Monetization Accelerated: Facebook Levies $100 For Messaging Zuckerberg

January 14, 2013 0

Los Angeles — Of late, it has become apparent that social networking humongous Facebook has been exploring various ways for new revenue streams. But, over the weekend, its ambition cracked open as the blogosphere has been swirling with sizzling idea that Facebook is running a test where it is possible to message people who are not your friends. Well, according to technology blog Mashable’s discovery, if you wish to place your message in a more visible position to CEO Mark Zuckerberg’s Inbox, then its only possible if for a cool $100.

In general, charging for messages inculcates a more efficient market and helps deter spam. If you receive a lot of mail, and most of it goes unread because there is no effective deterrent and no cost attached for people to send messages.

(Credit: Facebook)

In fact, keen social media analysts will recognize that last December, Facebook announced a $1 pay-to-message test allowing some people to pay to have a message routed to the Inbox of someone they are not connected with, instead of winding up in the “Other” messages folder that nobody ever really checks.

Amazingly, the “Other” folder is pretty much Facebook’s dumping ground for all messages it assumes you would not want to read urgently. It has been controversial for some time, as most users are entirely unaware of its existence — and many have been known to discover messages they really wish they’d read at the time, such as job offers.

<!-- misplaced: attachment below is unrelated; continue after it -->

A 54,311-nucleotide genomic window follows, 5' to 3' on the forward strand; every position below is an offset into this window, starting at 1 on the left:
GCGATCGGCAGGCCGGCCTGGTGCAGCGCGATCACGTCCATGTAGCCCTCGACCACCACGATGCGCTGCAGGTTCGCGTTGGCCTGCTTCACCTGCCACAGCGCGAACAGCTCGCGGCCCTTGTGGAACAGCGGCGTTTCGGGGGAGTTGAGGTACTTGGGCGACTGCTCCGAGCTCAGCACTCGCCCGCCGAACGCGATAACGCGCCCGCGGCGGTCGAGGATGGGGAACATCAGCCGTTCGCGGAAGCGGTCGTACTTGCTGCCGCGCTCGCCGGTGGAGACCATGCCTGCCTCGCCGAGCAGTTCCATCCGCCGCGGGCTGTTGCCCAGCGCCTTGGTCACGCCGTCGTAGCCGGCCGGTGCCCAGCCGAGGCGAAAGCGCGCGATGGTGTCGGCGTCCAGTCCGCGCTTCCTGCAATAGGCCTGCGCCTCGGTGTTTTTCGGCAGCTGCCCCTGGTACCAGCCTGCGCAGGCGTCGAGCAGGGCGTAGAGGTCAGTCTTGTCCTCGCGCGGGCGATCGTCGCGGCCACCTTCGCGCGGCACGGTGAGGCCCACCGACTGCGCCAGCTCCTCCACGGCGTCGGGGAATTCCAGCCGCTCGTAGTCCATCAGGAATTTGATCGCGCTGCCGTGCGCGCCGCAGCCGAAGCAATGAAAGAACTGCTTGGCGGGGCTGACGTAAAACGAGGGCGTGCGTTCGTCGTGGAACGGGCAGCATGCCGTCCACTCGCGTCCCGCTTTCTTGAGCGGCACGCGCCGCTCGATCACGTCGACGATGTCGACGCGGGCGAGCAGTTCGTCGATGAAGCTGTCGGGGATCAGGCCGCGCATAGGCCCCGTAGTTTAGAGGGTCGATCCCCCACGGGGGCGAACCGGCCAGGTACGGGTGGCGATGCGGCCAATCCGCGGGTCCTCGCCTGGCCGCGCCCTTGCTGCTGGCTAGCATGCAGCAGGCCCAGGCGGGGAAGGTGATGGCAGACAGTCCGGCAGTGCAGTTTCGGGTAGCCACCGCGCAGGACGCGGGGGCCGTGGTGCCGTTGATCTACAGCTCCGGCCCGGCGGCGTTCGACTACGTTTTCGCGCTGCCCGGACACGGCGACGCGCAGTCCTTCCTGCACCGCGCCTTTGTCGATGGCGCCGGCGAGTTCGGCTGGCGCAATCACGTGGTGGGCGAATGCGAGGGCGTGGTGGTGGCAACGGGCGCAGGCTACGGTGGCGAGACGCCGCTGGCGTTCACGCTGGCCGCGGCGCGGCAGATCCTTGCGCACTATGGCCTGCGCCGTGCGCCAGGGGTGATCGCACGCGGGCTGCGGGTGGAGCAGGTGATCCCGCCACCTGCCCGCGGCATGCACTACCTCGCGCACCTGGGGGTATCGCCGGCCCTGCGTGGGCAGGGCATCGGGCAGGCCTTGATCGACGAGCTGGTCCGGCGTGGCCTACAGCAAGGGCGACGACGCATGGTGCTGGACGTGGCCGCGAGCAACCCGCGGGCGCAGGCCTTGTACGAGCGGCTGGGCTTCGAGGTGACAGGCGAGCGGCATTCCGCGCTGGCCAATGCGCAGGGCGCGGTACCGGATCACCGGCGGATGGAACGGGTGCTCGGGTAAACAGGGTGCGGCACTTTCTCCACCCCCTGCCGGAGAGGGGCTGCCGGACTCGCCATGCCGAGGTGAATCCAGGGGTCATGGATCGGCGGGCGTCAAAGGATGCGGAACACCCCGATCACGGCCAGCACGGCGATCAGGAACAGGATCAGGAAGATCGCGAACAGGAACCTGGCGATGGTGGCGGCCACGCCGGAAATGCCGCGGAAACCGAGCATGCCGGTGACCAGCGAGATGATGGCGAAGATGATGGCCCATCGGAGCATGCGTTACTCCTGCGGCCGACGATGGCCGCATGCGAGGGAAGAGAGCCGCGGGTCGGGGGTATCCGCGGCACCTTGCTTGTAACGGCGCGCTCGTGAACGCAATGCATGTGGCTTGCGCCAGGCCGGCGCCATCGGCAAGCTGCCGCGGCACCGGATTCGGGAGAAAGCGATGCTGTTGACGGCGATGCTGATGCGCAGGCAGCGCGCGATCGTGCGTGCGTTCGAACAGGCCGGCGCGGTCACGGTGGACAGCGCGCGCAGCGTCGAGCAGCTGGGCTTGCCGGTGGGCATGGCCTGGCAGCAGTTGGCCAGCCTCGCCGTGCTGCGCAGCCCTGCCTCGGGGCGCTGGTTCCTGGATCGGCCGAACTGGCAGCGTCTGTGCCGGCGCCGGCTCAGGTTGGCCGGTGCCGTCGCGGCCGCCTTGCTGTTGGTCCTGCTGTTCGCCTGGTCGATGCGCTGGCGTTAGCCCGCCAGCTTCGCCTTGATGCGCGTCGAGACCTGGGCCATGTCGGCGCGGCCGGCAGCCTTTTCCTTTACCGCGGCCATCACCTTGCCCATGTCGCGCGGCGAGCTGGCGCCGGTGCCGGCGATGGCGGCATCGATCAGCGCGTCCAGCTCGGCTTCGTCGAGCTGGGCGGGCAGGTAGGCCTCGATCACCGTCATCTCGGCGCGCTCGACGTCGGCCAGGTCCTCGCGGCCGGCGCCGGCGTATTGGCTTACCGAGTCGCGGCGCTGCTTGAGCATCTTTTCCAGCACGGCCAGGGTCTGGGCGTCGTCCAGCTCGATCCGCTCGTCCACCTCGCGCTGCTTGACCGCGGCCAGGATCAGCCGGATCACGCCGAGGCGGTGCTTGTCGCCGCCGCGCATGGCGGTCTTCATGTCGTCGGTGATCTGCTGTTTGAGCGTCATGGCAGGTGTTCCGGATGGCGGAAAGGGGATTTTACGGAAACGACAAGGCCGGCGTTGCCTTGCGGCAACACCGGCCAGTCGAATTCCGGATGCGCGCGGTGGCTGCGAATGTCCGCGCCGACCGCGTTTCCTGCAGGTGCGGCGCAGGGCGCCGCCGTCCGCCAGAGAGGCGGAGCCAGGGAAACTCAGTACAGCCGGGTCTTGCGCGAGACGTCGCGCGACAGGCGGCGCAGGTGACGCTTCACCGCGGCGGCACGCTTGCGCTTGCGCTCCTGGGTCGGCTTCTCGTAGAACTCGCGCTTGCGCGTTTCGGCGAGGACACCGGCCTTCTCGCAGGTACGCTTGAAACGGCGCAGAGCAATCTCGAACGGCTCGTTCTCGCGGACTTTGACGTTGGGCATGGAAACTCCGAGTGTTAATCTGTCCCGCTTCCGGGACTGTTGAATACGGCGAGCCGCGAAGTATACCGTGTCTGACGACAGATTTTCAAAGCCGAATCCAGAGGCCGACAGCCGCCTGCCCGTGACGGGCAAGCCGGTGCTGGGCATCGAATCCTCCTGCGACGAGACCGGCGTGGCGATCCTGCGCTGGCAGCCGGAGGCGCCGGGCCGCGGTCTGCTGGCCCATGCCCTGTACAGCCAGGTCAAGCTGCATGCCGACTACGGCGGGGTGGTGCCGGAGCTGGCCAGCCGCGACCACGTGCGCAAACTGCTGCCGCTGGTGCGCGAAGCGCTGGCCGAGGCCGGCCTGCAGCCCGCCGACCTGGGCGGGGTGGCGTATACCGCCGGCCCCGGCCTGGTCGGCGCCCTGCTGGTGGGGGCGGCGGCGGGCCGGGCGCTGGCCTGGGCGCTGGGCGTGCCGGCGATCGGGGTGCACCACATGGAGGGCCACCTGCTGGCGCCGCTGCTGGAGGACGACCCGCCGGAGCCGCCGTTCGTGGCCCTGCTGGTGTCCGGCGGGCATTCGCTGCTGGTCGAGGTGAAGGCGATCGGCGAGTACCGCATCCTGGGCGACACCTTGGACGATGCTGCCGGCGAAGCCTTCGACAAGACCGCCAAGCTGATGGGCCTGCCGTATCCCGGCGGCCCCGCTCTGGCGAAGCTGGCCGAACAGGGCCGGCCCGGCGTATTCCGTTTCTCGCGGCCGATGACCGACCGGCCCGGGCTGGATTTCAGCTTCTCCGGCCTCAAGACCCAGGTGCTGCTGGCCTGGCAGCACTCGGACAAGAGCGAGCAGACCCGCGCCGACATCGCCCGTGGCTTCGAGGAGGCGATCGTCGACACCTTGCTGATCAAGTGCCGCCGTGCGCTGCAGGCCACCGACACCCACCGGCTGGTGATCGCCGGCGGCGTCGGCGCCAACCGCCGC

During last month’s test, there were infrequent reports that the social media giant is charging various people $100 for the service, but this is the first time we have seen it– so it is possible we are starting to see the fruits of that, and certainly the first time we have seen it applied to the founder.

“Several commentators and researchers have noted that imposing a financial cost on the sender may be the most effective way to discourage unwanted messages and facilitate delivery of messages that are relevant and useful.”

But, the other way around, it could also be seen as Facebook letting people pay to spam your inbox and a novel way to fill its coffers. And maybe that is why Facebook is testing a $100 price point to send a single message. “We are testing some extreme price points to see what works to filter spam,” Facebook told Mashable, who first spotted the extreme test.

Nevertheless, it is quite unlikely that Facebook would rollout $100 messaging options globally; this is clearly what they said it is–and extreme test. But it is interesting to see what the company is doing to test the spam-blasting capabilities of the new product.